Frank Rhodes, great-grandson of Walter P. Chrysler, has been crusading to save the brand, making his points on television, newspapers, and the Web. His work on making contact with the Stellantis chief executive yielded a note from Mr. Tavares’ office, which reads in part: “We do reaffirm that we are very proud of this powerful asset… and I will come back to you with operational announcements at a later stage.”
Mr. Tavares has come out in favor of Chrysler’s continued existence, calling the brand a pillar of Stellantis.
Peugeot makes a relatively small number of vehicles which were created with an eye towards being sold in the United States, which includes at least one crossover and one sedan which are almost ready to go. However, since Peugeot has said it no longer plans to sell under its own name in the United States in the near future, it’s possible that any Peugeots intended for U.S. sale will be modified in Michigan or France.
What might change to make a Peugeot into a Chrysler? Styling, for one; Peugeot’s design language is about as far from Chrysler’s as one can get. New stampings are expensive, but since crash testing in the U.S. is required anyway, not completely out of the question. More to the point, the powertrain would likely need to change—or at least gain a former-FCA option, either the 2.0 liter four-cylinder developed by both Chrysler and Fiat, or the Pentastar V6 (which, chances are, would not fit under a hood designed to have a 1.6 liter engine). The 1.3 liter turbocharged four-cylinder, also a joint Chrysler/Fiat design, is also a possibility, but would probably not distinguish the car from competitors’ offerings.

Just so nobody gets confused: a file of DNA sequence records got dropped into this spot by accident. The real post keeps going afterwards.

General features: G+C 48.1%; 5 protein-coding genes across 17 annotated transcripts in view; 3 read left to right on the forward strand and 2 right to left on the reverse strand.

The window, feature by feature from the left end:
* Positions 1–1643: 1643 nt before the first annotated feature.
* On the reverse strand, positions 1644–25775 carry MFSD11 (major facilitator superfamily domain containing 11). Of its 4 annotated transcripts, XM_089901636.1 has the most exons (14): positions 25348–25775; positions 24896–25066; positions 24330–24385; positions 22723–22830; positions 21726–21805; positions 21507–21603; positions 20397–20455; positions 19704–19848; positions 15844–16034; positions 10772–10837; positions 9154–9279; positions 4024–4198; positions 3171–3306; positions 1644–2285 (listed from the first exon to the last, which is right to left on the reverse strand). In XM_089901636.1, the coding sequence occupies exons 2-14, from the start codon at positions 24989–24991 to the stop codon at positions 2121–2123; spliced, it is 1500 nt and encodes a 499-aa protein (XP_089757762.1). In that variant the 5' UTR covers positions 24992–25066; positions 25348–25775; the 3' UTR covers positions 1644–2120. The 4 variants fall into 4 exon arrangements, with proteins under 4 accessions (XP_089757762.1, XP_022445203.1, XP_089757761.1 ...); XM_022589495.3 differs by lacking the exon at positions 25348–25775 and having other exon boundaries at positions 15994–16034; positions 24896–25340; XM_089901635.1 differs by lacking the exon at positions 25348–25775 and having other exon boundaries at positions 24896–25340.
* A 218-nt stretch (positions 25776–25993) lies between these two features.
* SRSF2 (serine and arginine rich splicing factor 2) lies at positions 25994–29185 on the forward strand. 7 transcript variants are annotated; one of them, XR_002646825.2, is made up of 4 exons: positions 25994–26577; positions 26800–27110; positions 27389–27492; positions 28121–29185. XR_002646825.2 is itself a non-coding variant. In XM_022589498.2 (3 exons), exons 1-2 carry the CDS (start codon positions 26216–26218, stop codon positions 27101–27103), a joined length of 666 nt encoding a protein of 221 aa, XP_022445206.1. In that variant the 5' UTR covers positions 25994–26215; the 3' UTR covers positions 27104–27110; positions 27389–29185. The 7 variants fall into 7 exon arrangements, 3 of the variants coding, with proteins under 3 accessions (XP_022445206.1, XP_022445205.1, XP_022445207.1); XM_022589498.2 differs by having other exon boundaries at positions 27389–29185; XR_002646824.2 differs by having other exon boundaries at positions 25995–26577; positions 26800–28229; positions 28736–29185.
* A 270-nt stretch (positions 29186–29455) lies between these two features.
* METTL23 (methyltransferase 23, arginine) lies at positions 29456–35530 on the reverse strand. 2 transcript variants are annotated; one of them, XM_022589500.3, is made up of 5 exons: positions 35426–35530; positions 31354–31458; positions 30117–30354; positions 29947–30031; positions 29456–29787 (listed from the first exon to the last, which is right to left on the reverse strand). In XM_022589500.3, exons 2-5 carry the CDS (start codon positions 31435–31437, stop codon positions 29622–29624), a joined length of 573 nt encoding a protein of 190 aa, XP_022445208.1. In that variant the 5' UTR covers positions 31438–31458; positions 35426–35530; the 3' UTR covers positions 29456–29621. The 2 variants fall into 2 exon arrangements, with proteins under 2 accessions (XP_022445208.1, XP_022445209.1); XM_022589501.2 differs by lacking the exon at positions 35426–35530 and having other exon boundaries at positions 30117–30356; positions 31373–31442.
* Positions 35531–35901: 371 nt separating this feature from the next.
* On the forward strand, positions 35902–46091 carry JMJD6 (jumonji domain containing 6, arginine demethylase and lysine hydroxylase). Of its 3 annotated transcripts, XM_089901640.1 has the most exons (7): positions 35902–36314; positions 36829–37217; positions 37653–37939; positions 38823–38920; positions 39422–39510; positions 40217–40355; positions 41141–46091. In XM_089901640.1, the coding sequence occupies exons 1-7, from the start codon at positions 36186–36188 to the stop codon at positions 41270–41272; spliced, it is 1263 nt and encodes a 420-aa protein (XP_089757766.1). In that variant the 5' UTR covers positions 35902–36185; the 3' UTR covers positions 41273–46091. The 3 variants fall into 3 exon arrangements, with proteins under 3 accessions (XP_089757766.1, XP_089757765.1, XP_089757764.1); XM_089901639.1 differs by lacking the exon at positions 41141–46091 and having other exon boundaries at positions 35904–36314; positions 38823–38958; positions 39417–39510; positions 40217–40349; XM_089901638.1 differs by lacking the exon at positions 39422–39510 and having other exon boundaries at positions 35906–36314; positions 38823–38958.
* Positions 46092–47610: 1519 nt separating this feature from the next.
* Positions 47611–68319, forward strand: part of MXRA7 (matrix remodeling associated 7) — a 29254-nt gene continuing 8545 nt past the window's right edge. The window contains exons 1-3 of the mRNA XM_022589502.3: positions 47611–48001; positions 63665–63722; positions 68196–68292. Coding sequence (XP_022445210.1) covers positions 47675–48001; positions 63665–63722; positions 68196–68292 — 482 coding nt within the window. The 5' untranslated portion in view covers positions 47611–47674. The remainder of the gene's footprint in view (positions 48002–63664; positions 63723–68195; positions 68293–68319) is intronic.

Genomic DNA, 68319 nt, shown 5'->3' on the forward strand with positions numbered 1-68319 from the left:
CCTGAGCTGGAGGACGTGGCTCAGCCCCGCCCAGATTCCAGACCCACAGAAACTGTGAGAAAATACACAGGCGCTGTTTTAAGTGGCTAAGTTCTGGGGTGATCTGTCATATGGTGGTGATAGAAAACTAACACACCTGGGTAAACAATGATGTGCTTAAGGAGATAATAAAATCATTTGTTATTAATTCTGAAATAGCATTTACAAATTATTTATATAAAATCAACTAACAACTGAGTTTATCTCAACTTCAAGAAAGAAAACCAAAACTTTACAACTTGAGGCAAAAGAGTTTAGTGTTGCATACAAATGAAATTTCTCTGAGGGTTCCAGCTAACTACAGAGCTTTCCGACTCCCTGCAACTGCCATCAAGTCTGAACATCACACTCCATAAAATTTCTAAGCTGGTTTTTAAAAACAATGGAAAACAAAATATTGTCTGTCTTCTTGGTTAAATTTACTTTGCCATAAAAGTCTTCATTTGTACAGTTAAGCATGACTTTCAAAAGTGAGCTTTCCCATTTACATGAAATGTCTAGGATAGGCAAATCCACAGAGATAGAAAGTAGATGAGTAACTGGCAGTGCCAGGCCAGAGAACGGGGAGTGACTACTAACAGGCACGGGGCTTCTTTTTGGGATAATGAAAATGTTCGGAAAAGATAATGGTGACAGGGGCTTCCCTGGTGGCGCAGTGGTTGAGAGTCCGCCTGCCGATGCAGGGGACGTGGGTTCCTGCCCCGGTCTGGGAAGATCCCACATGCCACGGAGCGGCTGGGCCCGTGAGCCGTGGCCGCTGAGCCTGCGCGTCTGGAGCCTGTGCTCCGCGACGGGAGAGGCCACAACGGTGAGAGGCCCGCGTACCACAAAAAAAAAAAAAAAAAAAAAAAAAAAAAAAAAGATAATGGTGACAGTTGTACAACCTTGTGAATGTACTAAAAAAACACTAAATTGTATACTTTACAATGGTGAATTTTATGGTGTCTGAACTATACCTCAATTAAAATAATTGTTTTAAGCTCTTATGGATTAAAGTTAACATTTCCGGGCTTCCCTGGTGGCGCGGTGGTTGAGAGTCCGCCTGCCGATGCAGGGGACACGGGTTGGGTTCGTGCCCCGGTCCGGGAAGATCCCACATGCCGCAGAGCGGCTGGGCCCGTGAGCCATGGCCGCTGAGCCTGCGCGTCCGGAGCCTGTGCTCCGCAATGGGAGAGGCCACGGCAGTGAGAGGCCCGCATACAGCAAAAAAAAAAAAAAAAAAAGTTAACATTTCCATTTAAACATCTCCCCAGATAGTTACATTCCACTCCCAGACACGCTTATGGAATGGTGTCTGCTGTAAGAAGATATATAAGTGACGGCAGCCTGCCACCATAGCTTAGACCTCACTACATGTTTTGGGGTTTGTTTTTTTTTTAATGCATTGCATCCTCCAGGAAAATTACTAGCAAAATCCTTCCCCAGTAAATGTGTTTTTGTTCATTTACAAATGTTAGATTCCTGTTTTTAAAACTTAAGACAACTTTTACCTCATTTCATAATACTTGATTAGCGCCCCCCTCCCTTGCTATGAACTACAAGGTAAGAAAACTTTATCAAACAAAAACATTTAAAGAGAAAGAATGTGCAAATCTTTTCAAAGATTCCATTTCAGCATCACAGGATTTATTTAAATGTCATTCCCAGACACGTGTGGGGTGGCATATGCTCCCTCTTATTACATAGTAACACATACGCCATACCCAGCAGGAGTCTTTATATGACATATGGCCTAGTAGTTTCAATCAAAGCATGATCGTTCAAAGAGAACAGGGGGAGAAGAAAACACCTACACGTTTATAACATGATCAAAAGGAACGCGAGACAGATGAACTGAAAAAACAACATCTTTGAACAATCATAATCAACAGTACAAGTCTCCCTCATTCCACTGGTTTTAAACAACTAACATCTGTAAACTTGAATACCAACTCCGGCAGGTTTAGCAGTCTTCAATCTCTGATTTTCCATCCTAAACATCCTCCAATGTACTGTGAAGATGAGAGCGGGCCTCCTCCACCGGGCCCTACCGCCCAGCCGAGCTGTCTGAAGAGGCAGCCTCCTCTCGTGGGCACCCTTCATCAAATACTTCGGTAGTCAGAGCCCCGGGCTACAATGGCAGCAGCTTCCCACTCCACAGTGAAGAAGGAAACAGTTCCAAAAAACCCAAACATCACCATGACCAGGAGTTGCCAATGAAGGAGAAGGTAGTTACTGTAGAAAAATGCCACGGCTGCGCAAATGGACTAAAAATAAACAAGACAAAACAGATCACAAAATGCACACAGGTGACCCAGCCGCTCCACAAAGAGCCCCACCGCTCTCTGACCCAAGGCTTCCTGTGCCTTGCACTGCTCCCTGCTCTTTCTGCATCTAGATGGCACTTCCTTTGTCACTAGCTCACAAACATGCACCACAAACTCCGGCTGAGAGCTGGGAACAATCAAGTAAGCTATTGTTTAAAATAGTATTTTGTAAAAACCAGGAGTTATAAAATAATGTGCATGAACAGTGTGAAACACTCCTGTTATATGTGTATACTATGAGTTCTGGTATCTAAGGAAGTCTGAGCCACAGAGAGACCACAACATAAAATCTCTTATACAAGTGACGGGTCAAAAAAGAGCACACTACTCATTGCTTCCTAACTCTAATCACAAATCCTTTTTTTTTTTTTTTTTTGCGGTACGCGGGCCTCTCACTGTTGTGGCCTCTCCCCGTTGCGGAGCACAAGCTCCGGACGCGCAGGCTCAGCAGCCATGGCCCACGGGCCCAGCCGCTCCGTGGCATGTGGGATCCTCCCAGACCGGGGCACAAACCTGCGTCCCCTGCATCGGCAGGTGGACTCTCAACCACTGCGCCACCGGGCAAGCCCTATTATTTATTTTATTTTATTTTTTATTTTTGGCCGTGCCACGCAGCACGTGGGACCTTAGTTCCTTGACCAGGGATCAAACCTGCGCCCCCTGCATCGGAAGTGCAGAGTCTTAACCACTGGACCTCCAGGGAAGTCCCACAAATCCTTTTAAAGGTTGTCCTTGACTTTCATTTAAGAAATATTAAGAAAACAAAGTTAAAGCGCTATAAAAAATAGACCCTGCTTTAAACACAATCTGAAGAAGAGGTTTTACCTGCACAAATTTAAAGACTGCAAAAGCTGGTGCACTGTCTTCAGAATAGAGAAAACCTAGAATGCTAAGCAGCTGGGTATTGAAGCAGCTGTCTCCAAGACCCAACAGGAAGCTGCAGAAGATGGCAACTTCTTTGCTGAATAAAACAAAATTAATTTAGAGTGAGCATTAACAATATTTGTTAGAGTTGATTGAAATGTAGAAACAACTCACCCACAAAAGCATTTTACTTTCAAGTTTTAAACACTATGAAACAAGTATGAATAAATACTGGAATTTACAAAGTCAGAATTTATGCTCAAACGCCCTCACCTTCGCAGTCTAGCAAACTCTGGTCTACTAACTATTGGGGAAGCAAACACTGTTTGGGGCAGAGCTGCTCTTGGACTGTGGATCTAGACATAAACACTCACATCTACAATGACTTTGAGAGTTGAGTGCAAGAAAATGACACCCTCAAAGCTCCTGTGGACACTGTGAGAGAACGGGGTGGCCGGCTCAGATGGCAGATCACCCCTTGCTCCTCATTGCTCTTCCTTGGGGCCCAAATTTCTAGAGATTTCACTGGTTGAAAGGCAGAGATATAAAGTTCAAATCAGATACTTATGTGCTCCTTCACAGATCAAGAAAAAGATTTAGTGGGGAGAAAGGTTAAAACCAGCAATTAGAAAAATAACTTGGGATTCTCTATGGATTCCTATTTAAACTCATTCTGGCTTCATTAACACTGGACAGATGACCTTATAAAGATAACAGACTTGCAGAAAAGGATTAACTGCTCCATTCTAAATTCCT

The suspension is also an issue, with rough, pothole-filled American roads presenting a challenge to any car. (Whether to change the overall feel is a larger question.) Then throw in UConnect, if practical, and you might have the first Peugeot-based Chrysler of many.
All this leaves out the potential new Chryslers that are based on existing FCA-based cars. There’s the oft-promised/rumored minivan-based SUV, the Portal; the Grand Commander derivative; and even, possibly, something based on the Compass. We do know two overall trends: Peugeot is not coming out with any new gasoline engines, and the old Fiat platforms are going to take a back seat to Peugeot’s.
David Zatz started what was to become the world’s biggest, most comprehensive Mopar site in 1994 as he pursued a career in organizational research and change. After a chemo-induced three-year break from Web sites, during which he wrote three car books covering Vipers, minivans, and Jeeps, he returned with some friends to create StellPower.com, which is intended to end up as an enduring partnership. Contact him at (973) 925-6058.